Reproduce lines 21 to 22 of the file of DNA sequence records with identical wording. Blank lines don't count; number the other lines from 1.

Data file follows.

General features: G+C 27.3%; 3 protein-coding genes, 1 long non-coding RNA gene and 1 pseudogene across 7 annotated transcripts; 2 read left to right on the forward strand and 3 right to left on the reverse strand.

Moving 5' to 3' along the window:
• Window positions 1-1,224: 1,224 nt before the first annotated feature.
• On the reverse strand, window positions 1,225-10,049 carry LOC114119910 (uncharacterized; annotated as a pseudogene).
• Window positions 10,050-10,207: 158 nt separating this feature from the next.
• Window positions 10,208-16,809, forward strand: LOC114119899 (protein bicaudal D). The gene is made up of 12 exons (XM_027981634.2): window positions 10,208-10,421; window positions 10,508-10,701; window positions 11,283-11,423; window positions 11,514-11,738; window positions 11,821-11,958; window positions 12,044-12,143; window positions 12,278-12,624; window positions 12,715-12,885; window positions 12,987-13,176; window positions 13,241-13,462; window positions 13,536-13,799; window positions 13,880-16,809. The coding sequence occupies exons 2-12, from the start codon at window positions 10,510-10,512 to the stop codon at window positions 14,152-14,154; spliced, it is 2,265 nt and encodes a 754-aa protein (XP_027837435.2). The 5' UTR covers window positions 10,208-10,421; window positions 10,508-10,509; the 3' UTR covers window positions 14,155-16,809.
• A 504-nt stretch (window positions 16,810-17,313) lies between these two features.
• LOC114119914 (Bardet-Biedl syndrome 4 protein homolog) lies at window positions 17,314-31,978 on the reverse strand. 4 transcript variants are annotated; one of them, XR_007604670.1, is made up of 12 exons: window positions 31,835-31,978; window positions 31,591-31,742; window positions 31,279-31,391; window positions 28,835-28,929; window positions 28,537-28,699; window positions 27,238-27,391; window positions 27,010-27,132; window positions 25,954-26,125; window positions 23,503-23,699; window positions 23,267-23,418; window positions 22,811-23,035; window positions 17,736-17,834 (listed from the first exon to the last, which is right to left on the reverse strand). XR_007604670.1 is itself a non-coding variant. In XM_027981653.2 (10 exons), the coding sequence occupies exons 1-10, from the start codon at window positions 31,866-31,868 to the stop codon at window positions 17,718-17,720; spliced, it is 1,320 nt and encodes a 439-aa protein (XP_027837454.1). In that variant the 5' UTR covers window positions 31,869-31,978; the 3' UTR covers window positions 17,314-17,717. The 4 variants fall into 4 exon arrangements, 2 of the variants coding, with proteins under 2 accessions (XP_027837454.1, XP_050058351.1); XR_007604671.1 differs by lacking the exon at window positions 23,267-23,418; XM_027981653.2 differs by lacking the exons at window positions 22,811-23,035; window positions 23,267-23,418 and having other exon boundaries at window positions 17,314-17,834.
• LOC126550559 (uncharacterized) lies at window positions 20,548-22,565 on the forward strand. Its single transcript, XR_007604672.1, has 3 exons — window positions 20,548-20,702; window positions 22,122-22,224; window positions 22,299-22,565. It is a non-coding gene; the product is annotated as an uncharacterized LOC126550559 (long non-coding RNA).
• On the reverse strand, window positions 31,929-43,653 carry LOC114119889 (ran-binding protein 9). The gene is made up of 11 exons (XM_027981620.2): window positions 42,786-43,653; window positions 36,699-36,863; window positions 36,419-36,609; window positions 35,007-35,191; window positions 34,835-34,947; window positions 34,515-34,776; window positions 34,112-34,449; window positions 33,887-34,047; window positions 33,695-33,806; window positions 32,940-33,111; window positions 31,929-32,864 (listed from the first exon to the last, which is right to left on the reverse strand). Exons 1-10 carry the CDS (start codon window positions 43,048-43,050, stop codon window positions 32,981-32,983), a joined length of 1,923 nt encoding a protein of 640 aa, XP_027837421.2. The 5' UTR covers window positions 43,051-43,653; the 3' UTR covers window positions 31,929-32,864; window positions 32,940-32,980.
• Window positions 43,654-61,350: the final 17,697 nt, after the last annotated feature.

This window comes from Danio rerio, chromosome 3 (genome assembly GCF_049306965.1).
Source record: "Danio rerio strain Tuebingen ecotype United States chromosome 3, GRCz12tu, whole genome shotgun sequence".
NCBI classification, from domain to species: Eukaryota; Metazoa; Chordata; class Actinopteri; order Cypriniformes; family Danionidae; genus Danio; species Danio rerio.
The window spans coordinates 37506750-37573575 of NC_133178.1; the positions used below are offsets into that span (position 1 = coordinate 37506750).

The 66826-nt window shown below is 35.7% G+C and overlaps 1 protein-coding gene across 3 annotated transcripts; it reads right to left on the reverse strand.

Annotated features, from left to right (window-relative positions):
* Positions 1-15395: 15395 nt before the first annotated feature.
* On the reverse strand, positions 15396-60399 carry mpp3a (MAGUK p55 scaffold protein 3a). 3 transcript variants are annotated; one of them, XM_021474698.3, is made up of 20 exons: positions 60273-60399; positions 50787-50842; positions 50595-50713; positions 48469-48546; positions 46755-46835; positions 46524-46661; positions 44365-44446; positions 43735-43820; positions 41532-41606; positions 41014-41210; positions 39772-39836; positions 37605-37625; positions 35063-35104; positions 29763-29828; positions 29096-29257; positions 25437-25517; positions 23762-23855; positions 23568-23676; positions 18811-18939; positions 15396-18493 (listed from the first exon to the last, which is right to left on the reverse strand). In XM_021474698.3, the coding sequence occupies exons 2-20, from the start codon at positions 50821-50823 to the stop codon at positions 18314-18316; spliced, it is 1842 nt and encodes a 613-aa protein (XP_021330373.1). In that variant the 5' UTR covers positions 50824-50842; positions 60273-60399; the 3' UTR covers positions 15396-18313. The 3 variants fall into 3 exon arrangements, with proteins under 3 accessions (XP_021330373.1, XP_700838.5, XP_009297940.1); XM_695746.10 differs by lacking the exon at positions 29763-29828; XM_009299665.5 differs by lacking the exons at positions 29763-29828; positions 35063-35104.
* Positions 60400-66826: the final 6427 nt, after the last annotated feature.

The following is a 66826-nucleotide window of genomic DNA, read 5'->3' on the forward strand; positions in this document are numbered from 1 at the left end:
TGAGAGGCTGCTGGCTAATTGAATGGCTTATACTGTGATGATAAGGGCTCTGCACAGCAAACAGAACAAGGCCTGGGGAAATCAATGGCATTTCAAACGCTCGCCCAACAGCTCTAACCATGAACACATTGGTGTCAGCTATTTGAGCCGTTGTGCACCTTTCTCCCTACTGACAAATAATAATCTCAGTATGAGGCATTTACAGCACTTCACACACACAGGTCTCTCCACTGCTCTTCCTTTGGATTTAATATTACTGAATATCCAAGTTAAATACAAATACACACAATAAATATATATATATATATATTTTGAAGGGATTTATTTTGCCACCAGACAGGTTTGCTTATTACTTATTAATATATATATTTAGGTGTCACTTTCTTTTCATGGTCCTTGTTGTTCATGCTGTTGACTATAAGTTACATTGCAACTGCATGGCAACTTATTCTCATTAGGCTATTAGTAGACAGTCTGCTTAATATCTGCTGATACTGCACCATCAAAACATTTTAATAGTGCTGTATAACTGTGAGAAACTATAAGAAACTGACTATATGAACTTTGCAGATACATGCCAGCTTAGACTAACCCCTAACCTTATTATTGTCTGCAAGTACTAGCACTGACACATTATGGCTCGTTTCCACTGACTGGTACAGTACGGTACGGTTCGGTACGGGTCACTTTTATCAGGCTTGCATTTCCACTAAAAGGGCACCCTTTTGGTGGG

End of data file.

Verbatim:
The following is a 66826-nucleotide window of genomic DNA, read 5'->3' on the forward strand; positions in this document are numbered from 1 at the left end:
TGAGAGGCTGCTGGCTAATTGAATGGCTTATACTGTGATGATAAGGGCTCTGCACAGCAAACAGAACAAGGCCTGGGGAAATCAATGGCATTTCAAACGCTCGCCCAACAGCTCTAACCATGAACACATTGGTGTCAGCTATTTGAGCCGTTGTGCACCTTTCTCCCTACTGACAAATAATAATCTCAGTATGAGGCATTTACAGCACTTCACACACACAGGTCTCTCCACTGCTCTTCCTTTGGATTTAATATTACTGAATATCCAAGTTAAATACAAATACACACAATAAATATATATATATATATATTTTGAAGGGATTTATTTTGCCACCAGACAGGTTTGCTTATTACTTATTAATATATATATTTAGGTGTCACTTTCTTTTCATGGTCCTTGTTGTTCATGCTGTTGACTATAAGTTACATTGCAACTGCATGGCAACTTATTCTCATTAGGCTATTAGTAGACAGTCTGCTTAATATCTGCTGATACTGCACCATCAAAACATTTTAATAGTGCTGTATAACTGTGAGAAACTATAAGAAACTGACTATATGAACTTTGCAGATACATGCCAGCTTAGACTAACCCCTAACCTTATTATTGTCTGCAAGTACTAGCACTGACACATTATGGCTCGTTTCCACTGACTGGTACAGTACGGTACGGTTCGGTACGGGTCACTTTTATCAGGCTTGCATTTCCACTAAAAGGGCACCCTTTTGGTGGG